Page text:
Vegetarian Thai Green Curry
As I sit here, typing this recipe I’d like to say I don’t really have anything special to say about this, except that it was nice, it was the first time I made it and that the family liked it very much. At last a straightforward recipe post, unencumbered by the excess baggage of a story.
Sigh! That is not to be!
For as I type, the words dance back and forth tantalisingly, and I try to pin an idea that began to take shape, kindled by the first two words of the title, vegetarian and Thai.
My first introduction to Thai recipes was through the veteran vegetarian chef Tarla Dalal. Hmmm, not bad- so many familiar ingredients, onion, garlic, ginger, chilly, lemon, tamarind, peanuts, coriander, cumin, turmeric, aniseed… and rice… Thai was almost like Indian cuisine. Except, how on earth will lemongrass taste in a curry? Lemongrass, or pati chaha as it is called in Marathi, was used mainly in tea, when one had a bad cold! I had never really liked it as it was associated with sickness or headaches and moreover, it seemed like drinking tea with an Odomos flavour!
And hadn’t I heard of all the horror stories of many a staunch vegetarian friend who had been served faux fare after removing the pieces meat or fish from the dish, or had been diligently served food without meat, but with fish or chicken – wasn’t that the definition of vegetarian? Then there was the Trojan beef or chicken stock. The most insidious of these urban legends was that ALL Thai food had to have oyster or fish sauce or anchovies ground into the curry pastes.
The trepidation with which we stepped into the dinner theatre venue featuring a Ramakien dance, while on a visit to Bangkok, was not unjustified. But one look at the menu that featured some vegetarian dishes, the known theme of the show and the Ramayan inspired costumes of the dancers ambushed us into that same old sense of familiarity. We sat back after going through the self-defence routine we had practiced – no beef, no lamb, no seafood, no chicken. Nods, smiles and bows assured us. Until, concentrating on identifying the pentatonic raag of the song that Nang Sida (Sita) was singing, I bit into something pink and chewy, an alien texture and flavour. Hark! This is not vegetarian!
It was rabbit.
It was the ensuing apology ceremony; the polite, almost obsequious bowing and fussing and the acute embarrassment of my teenage kids who were worried about mum creating a scene that thwarted a more dramatic reaction.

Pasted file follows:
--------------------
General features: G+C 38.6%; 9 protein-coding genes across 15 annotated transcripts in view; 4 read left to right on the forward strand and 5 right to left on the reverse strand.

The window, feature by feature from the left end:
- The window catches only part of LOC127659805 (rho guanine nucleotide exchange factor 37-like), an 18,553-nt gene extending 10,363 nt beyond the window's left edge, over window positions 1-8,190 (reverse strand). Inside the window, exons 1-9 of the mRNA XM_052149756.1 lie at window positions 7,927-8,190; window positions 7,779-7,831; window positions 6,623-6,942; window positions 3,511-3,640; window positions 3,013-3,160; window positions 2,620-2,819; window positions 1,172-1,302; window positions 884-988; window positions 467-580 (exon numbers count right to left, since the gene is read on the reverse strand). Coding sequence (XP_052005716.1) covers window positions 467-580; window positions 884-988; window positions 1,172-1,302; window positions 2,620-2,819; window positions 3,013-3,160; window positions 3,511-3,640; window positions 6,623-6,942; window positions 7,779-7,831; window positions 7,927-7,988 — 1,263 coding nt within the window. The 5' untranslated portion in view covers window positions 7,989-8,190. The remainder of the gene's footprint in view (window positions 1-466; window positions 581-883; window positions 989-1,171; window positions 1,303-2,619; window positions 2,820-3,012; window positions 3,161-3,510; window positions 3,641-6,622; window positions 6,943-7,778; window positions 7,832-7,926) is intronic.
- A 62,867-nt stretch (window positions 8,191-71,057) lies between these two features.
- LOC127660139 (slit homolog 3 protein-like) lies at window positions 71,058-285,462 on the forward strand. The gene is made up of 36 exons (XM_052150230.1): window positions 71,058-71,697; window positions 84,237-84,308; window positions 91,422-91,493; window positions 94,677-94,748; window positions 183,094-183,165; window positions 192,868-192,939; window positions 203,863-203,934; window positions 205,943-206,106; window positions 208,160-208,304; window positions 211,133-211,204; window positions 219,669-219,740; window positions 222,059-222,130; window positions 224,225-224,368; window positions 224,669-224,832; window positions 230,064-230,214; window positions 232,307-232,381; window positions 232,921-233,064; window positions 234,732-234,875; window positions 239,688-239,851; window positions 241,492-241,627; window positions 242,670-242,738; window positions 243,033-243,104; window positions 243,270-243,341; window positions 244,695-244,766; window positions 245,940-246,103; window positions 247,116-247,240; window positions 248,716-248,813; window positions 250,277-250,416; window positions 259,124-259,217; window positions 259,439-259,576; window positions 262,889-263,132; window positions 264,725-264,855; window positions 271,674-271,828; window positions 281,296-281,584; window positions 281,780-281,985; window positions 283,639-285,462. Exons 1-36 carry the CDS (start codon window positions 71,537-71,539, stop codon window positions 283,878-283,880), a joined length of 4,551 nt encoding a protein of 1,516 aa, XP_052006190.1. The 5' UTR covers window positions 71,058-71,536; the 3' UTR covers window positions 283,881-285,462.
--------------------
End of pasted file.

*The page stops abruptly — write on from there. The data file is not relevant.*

Then the decade long embargo on Thai food. Even travelling on Thai Airways, we would put in a request for an AVML- Hindu Vegetarian meal! But a chance lunch with work colleagues last year, weekend cookery shows featuring Asian food and my Facebook foodie friends displaying their prowess at Thai cuisine started the process of détente. At my terms, in my kitchen, with my definition of vegetarian.
Vegetarian Thai Green Curry
For the green curry paste
1 tsp coriander seeds
½ tsp cumin seeds
¼ tsp white peppercorns
¼ tsp turmeric
3 tbsp chopped coriander (include stems/roots)
1tbsp lemongrass stems lighter part only- sliced
1 tbs fresh ginger or galangal, roughly chopped
2-3 green chillies, roughly chopped
4 kaffir lime leaves, spine removed, roughly torn
1 small red onion or 2 shallots
4 garlic cloves, chopped (we get really big garlic bulbs here)
1 tsp soy sauce
2 tsp brown sugar or jaggery
Heat a pan and dry the roast coriander and cumin seeds with the pepper taking care not to burn them. Cool and grind to a fine powder in a spice jar or mortar and pestle. Add the remaining ingredients and grind into a paste in a mixer. Add some water or coconut milk to move the ingredients in the mixer. You can store this paste in an airtight container in the fridge for a week or so.
For the Green Vegetable Curry
2 cups vegetables - cut into large pieces /roundels- eggplant, zucchini, red peppers (you can use any other suitable vegetables)
2 cups steamed carrot, potato, green beans, pumpkin
1 cup thick coconut milk
2 cups vegetable stock ( I used home made stock)
1 tbsp lemon juice
5-6 tbsp green curry paste or more
1 whole kafir lime leaf
1 tbsp oil
Salt or soy sauce to taste
1 kafir lime leaves, sliced or torn or whole- and sliced red chilli for garnish
Heat a heavy bottomed pan over medium-high heat. Add the oil and then add the green curry paste. Sauté the paste in oil for a minute. Then add the eggplant, zucchini and red pepper in this order and stir-fry for a minute. Next, add the remaining vegetables and continue stir-frying for another minute. Add the stock and ¼ cup coconut milk the kaffir lime leaf and bring it to a boil. Lower the heat to let the vegetables simmer and cook in the broth. Check the vegetables for doneness, and then add the remaining coconut milk and stir. Check and adjust the flavours and add salt or soy sauce or a squirt of lemon juice as required.
Remove from heat and garnish with finely shredded or whole kafir leaf. Add sliced red chilli if you wish. The green was enough for me to see red.
Serve with steamed jasmine rice.